Postgraduate Course: Frontiers in Archaeology: Research Seminars (PGHC11001)
|School||School of History, Classics and Archaeology
||College||College of Humanities and Social Science
|Credit level (Normal year taken)||SCQF Level 11 (Postgraduate)
||Availability||Available to all students
|Summary||A series of 11 seminars, with presentations and group discussions, based on set reading items, dealing mainly with aspects of archaeological practice, methodology and interpretation. The course also involves some practical hands-on sessions (teaching collection, lab and museum visit). There is an emphasis on the analysis of archaeological data (e.g. excavations, surveys, artefacts, ecofacts) and on conceptual building blocks in archaeology (e.g. chronology, time, formation processes, field survey, trade and interaction, artefact analysis), supplemented in some weeks by selected theoretical perspectives (aspects of social archaeology, identity).
There is an emphasis on the analysis of archaeological data (e.g. excavations, surveys, artefacts, ecofacts) and on conceptual building blocks in archaeology (e.g. chronology, time, formation processes, field survey, trade and interaction, artefact analysis), supplemented in some weeks by selected theoretical perspectives (aspects of social archaeology, identity). The course complements the more explicitly theoretical basis of the MSc/Diploma course, Theoretical Archaeology, and is also intended to ensure that all candidates, regardless of prior knowledge and experience, are well acquainted with the 'nuts and bolts' of archaeological practice and methods. Coverage is fairly broad and so it is important that students read as widely and intensively as possible as the course progresses. At the same time, discussion of the prescribed themes is expected to extend well beyond the introductory level and to explore a range of applications and theoretical implications. You are also encouraged to consider and discuss the potential relevance of these themes to specific case studies or potential research topics in which you have a particular interest.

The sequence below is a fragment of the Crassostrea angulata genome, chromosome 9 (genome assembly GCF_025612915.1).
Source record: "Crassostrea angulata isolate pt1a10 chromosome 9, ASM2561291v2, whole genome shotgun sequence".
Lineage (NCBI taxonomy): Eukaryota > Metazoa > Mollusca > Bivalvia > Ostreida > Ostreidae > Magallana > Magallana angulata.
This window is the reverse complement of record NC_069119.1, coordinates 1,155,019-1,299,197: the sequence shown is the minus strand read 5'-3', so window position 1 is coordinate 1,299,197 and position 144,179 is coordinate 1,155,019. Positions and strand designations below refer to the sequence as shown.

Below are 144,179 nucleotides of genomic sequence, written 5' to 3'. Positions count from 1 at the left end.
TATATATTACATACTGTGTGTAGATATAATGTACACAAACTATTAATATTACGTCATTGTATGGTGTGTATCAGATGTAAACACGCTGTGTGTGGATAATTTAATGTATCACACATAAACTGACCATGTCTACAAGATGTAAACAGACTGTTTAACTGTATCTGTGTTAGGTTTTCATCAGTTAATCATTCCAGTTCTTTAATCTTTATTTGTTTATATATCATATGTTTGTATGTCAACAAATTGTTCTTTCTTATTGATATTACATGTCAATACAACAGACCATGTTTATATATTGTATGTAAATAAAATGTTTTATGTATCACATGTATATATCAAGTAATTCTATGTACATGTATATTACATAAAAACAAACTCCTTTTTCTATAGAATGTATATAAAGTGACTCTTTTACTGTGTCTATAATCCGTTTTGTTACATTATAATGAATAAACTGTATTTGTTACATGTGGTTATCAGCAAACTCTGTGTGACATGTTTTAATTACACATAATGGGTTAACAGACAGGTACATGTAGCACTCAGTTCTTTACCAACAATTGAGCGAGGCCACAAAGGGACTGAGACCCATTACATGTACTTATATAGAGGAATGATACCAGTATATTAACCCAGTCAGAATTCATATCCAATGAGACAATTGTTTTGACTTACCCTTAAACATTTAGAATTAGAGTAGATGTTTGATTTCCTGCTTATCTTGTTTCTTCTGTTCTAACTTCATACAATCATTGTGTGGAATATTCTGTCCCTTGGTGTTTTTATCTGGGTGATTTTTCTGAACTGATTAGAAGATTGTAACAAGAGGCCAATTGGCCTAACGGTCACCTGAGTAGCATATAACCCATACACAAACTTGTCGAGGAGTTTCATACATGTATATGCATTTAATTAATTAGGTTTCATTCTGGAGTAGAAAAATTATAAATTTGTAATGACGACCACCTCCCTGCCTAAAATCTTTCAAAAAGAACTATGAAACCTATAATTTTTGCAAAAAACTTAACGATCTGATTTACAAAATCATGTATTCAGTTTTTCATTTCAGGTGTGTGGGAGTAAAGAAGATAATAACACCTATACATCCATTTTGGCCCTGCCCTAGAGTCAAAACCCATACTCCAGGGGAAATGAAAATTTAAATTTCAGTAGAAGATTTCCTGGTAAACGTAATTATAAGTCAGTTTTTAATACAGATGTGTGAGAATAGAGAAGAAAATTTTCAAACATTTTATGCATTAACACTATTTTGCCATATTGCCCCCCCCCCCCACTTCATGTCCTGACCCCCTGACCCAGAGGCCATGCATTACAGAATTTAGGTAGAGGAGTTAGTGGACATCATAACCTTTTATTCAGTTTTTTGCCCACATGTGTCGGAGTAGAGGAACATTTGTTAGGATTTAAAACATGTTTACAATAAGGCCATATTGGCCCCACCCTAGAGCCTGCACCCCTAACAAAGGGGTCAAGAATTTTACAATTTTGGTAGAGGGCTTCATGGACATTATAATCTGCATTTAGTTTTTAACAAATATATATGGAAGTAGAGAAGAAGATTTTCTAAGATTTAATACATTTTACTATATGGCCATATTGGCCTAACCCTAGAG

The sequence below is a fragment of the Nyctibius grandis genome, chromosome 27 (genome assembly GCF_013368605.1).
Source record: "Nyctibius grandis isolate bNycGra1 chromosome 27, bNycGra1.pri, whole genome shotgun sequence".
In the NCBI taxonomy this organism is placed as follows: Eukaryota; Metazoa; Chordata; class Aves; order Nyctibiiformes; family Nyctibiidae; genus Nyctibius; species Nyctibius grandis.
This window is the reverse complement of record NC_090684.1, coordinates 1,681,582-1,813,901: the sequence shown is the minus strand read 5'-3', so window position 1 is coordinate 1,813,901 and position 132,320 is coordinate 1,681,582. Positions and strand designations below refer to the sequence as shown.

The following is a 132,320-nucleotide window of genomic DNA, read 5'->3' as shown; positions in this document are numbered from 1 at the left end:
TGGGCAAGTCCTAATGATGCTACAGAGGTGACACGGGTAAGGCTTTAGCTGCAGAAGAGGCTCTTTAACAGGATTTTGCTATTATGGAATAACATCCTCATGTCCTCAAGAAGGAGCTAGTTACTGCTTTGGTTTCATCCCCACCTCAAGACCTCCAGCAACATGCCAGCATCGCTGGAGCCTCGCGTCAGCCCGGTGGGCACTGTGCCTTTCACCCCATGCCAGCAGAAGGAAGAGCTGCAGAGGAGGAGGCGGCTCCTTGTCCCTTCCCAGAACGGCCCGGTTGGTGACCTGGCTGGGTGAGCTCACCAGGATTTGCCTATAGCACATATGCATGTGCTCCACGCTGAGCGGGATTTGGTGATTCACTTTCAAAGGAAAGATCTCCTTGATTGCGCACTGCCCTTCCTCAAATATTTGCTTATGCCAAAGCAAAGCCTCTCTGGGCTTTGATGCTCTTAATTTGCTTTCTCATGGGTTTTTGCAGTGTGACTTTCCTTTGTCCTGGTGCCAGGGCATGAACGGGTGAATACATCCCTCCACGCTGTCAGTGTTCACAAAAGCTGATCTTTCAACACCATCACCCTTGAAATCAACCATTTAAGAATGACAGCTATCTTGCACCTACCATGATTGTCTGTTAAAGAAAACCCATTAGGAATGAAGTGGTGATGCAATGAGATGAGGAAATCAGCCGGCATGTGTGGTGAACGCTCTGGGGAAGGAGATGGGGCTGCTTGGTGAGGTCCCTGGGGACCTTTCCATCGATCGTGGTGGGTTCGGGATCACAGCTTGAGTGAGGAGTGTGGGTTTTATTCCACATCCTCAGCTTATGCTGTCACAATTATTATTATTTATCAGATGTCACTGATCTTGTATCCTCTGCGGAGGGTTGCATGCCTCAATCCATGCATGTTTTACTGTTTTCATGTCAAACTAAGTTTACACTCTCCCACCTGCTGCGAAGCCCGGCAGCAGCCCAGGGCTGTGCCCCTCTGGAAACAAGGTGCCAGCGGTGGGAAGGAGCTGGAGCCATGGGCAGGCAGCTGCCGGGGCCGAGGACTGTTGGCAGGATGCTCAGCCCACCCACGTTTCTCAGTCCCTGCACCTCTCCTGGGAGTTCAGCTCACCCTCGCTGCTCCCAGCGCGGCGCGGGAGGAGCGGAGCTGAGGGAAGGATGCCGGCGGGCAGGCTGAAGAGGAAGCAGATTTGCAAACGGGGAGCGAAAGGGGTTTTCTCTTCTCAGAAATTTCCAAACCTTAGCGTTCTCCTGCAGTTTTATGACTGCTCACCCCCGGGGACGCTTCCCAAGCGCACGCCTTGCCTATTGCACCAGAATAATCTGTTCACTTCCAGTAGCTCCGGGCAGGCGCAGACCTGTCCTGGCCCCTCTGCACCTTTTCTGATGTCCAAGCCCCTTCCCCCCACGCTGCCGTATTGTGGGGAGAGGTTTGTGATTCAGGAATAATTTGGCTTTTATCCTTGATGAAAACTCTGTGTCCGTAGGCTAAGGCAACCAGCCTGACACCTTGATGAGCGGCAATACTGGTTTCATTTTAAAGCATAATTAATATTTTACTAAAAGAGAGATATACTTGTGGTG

Entry Requirements (not applicable to Visiting Students)
||Other requirements|| None
Information for Visiting Students
|High Demand Course?
Course Delivery Information
|Academic year 2018/19, Available to all students (SV1)
|Learning and Teaching activities (Further Info)
Seminar/Tutorial Hours 22,
Programme Level Learning and Teaching Hours 4,
Directed Learning and Independent Learning Hours
|Assessment (Further Info)
|Additional Information (Assessment)
||1. Essay, with set questions, 3000 words (excluding bibliography), due end of semester) (80%)
2. Illustrated short paper, maximum 500 words, based on a seminar paper given in weeks 1-5, using either three or four illustrations/graphic representations in order to convey the main information. (20%). Due by end of week 6.
|No Exam Information
On completion of this course, the student will be able to:
- Demonstrate by way of coursework a detailed and critical command of the body of knowledge concerning the subject matter of the course;
- Demonstrate by way of coursework an ability to analyse and reflect critically upon relevant methods and practices in contemporary Archaeology and their place in the wider context of Archaeological research;
- Demonstrate by way of coursework and seminar participation, an ability to understand and apply research skills to the investigation of the material covered in the course;
- Demonstrate the ability to develop and sustain original scholarly arguments in oral and written form in seminar discussions, presentations, and coursework by independently formulating appropriate questions and utilising relevant evidence;
- Demonstrate, by way of seminar discussions, presentations, and written coursework, originality and independence of mind and initiative; intellectual integrity and maturity; an ability to evaluate the work of others, including peers.
|Carver, M. 2009. Archaeological Investigation. Routledge.|
Gamble, C. 2001. Archaeology: The Basics. Routledge, London.
Greene, K. & Moore, T. 2010. Archaeology. An Introduction. Routledge.
Johnson, M. 2010. Archaeological Theory: an Introduction. Blackwell, Oxford (2nd ed).
Preucel, R. W. & Mrozowski, S.A. 2010. Contemporary Archaeology in Theory: the new pragmatism. Wiley-Blackwell.
Preucel, R.W. & Hodder, I. (eds) 1996. Contemporary Theory in Archaeology: a Reader. Blackwell, Oxford.
Renfrew, C. & Bahn, P. 2012. Archaeology: Theory, Method and Practice. Thames and Hudson, London. (= 6th edition).
Renfrew, C. and Bahn, P. (eds.) 2004. Archaeology; the key concepts. Routledge.
Scarre, C. (ed) 2005. The Human Past. World Prehistory and the Development of Human Societies. Thames and Hudson.
Trigger, B. 2006. A History of Archaeological Thought. Cambridge University Press, Cambridge. (1st 1989 ed is also good).
|Graduate Attributes and Skills
|Course organiser||Prof Jim Crow
|Course secretary||Mr Jonathan Donnelly
Tel: (0131 6)50 3782